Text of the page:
Author: Derek Wiedenhoeft

How to Install Apache on CentOS 7

Derek Wiedenhoeft March 10, 2017 by under Cloud Hosting 0 Comments
Verified and tested on March 3, 2017


Apache is a commonly used service that allows you to serve web pages from your Cloud server. It had robust support for many different technologies by adding modules. It has become commonplace in many web workflows, like LAMP (Linux, Apache, MySQL, and PHP).

In order to install Apache on CentOS 7, you will need to create an Atlantic.Net Cloud Server and select CentOS 7.x for the operating system. You can sign up for our service or spin up a server in our Atlantic.Net Cloud here.

Let’s Get Started – Installing Apache

The first thing we need to do is to make sure CentOS’s YUM package manager is up to date:

[[email protected] ~]# sudo yum update

Next, we need to install the httpd package, which is the Apache web server.

[[email protected] ~]# sudo yum install -y httpd

Note: -y signifies to automatically answer “yes” to if we want to install the httpd package and its dependencies. If you choose not to use this, you will be prompted to answer yes or no before it will install the packages.

Once Apache has finished installing, the httpd service will need to be started and enabled so it will run automatically when the server starts.

[[email protected] ~]# sudo systemctl start httpd
[[email protected] ~]# sudo systemctl enable httpd

We can check that the changes were successful by querying systemctl:

  • On the “Loaded” line, right after “/usr/lib/systemd/system/httpd.service;” it should now says “enabled,” meaning it will automatically start Apache when the server boots up.
  • The “Active” line will show “active (running)” if Apache was started successfully.
httpd.service - The Apache HTTP Server
   Loaded: loaded (/usr/lib/systemd/system/httpd.service; enabled; vendor preset: disabled)
   Active: active (running) since Fri 2017-03-10 20:03:41 UTC; 20s ago
     Docs: man:httpd(8)
 Main PID: 1101 (httpd)
   Status: "Total requests: 0; Current requests/sec: 0; Current traffic:   0 B/sec"
   CGroup: /system.slice/httpd.service
           ├─1101 /usr/sbin/httpd -DFOREGROUND
           ├─1102 /usr/sbin/httpd -DFOREGROUND
           ├─1103 /usr/sbin/httpd -DFOREGROUND
           ├─1104 /usr/sbin/httpd -DFOREGROUND
           ├─1105 /usr/sbin/httpd -DFOREGROUND
           └─1106 /usr/sbin/httpd -DFOREGROUND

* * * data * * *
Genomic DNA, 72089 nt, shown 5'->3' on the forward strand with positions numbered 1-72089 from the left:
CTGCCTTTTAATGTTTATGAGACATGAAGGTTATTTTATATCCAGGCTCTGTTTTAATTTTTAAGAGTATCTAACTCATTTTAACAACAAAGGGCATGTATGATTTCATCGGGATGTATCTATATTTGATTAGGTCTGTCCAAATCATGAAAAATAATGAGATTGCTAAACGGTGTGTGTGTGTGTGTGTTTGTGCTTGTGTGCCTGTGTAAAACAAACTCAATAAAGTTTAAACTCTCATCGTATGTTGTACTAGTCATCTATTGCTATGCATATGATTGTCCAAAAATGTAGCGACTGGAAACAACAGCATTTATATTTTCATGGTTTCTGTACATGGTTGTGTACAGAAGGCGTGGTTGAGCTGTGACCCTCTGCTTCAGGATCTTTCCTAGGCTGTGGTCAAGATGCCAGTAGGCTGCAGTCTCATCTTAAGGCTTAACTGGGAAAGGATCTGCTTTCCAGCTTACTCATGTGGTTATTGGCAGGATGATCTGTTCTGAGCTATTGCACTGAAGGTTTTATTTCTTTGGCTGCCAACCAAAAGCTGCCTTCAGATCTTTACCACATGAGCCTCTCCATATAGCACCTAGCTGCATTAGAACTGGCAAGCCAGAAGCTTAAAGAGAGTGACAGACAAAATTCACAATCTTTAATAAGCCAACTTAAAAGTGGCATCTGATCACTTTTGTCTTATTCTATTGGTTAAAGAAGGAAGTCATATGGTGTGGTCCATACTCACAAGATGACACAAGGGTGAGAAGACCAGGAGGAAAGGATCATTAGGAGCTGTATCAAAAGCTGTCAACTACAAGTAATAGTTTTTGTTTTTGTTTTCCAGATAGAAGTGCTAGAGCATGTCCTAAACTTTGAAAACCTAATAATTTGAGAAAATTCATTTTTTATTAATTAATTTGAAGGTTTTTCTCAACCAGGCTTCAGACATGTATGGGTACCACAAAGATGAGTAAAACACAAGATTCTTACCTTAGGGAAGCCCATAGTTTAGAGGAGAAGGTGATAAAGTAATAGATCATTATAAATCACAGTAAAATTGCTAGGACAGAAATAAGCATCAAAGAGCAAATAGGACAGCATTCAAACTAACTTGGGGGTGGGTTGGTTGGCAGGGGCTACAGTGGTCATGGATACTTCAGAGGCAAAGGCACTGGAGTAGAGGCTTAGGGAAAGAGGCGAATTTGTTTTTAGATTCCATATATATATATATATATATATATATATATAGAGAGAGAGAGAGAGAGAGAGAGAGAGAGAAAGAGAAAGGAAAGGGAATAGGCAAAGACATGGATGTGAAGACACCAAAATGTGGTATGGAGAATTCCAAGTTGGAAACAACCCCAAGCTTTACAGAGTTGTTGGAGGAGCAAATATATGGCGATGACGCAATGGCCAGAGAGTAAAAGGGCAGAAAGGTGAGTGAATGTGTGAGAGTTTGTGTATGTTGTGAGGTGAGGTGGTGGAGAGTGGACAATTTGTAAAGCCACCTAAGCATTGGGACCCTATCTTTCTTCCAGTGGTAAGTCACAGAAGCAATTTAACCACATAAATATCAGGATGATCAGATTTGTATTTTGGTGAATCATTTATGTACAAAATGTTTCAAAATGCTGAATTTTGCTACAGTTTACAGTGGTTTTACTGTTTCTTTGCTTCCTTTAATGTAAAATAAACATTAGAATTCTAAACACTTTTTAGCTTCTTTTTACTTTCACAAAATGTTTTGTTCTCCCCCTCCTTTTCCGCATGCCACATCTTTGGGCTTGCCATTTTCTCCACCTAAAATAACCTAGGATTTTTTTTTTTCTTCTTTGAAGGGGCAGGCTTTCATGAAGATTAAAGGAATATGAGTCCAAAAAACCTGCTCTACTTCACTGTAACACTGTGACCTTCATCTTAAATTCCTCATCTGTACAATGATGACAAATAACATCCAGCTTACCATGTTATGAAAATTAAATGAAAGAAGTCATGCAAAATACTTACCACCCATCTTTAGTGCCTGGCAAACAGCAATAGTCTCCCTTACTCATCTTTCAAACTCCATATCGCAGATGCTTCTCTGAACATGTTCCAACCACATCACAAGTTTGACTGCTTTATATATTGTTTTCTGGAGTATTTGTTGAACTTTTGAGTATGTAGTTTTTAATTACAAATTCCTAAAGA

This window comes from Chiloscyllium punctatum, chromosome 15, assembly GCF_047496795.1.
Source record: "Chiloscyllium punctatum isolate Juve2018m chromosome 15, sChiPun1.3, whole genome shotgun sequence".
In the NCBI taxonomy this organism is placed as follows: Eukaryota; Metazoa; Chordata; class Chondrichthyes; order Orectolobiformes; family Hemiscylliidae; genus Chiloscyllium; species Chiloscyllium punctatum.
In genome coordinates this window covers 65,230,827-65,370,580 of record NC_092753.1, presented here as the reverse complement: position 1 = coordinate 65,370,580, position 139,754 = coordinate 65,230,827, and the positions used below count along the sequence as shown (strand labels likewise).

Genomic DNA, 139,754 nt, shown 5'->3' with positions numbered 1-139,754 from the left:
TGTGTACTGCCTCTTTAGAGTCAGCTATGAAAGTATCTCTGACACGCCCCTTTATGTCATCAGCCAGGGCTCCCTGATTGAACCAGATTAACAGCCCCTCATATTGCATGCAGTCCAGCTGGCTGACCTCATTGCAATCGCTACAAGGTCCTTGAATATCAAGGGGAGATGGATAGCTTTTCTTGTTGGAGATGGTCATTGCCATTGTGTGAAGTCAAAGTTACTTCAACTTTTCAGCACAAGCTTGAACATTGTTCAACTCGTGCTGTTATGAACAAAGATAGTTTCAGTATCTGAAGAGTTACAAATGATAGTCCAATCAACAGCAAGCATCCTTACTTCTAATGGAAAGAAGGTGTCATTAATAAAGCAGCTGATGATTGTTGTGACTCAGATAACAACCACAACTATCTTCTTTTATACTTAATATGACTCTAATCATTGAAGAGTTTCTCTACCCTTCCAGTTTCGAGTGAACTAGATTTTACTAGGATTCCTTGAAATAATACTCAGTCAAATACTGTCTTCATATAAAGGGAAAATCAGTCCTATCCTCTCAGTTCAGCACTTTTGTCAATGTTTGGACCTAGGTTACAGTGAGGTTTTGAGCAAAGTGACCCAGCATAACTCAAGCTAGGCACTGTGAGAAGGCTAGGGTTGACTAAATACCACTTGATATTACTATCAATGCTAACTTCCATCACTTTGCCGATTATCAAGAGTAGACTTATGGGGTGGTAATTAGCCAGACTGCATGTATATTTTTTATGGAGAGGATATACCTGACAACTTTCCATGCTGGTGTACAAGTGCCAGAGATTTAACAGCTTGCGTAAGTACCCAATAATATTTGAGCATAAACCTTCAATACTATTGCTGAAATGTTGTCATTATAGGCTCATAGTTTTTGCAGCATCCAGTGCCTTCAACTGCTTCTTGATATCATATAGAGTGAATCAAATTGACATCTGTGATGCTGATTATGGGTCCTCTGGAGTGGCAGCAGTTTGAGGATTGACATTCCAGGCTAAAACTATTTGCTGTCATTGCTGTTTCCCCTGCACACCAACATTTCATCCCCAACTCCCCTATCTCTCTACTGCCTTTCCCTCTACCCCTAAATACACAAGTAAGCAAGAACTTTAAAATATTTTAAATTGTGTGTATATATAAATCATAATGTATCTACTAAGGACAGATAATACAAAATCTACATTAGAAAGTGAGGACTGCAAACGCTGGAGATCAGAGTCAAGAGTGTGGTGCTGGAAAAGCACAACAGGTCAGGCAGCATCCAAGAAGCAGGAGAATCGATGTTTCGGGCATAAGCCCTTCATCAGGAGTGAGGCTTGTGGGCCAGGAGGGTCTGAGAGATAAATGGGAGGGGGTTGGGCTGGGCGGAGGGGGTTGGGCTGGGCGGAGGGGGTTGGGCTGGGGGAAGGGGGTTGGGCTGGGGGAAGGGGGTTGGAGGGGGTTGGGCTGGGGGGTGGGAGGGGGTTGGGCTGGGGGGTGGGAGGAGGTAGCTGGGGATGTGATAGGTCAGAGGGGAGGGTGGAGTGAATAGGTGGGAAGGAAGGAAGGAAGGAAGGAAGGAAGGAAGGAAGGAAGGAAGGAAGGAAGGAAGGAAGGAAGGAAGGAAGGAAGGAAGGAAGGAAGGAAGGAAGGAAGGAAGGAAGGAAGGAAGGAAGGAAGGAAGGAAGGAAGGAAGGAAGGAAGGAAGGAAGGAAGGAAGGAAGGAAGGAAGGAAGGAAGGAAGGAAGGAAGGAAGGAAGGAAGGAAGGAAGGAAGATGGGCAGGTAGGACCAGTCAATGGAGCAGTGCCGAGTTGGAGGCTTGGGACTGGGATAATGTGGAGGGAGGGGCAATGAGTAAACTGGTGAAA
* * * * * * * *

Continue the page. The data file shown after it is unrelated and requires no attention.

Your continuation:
Mar 10 20:03:41 atlanticnet systemd[1]: Starting The Apache HTTP Server...
Mar 10 20:03:41 atlanticnet systemd[1]: Started The Apache HTTP Server.

We can now check if Apache is accessible from the internet by going to a web browser and typing in the http://[your server's IP address]. This should bring up the Apache test page:

Apache test page

In order to add your own web pages, we will need to navigate to the directory that Apache is, by default, set up to look for HTML files:

[[email protected] conf]# cd /var/www/html

We are now in the directory where your first HTML file, index.html, will be located at. The index.html file is the default page a web server will access when typing in http://[your server's IP address] or http://[your].

Let’s create index.html with the nano text editor:

[[email protected] conf]# sudo nano index.html

Paste in the following HTML.

<h1>This is my new website.</h1>
<p> This is my first web page create running on Apache's web server!<p>

We will save the file with CTRL + O on the keyboard, and then selecting CTRL + X to exit nano.

Finally, go back to your web browser and once again type in http://[your server's IP address]. You should now see your test page:

Apache index page


You have successfully installed and tested the Apache web server!

A Beginner’s HIPAA Compliance Guide

Overwhelmed with HIPAA compliance? You’re not alone. Compliance with the Health Insurance Portability and Accountability Act of 1996 (HIPAA) is important to the covered entities and business associates that are expected by the federal government to follow the law.

However, the requirements of HIPAA and its regulatory agency, the US Department of Health and Human Services (HHS), are not as rigid as they first may seem. We’ve detailed the broad concepts required to understand HIPAA in this article, which serves as a beginner’s HIPAA Compliance Guide.


The healthcare privacy and security law was written to encompass the broad array of organizations for which it was intended. For that reason, the HHS website notes that “there is no single standardized program that could appropriately train employees of all entities.”[i]

Nonetheless, training is a requirement of HIPAA, so it’s necessary to find a strong beginner’s guide that can be used to train your employees on the essentials of compliance. Most of what is available online through the federal government is either aggregations of disparate pieces of information or sizable PDFs, such as the Guide to Privacy and Security of Electronic Health Information[ii] – created by the Office of the National Coordinator for Health Information Technology (ONC). The former is a bit disorganized. While the latter can be great as course material, its 60+ pages are overkill for the purpose of an initial overview.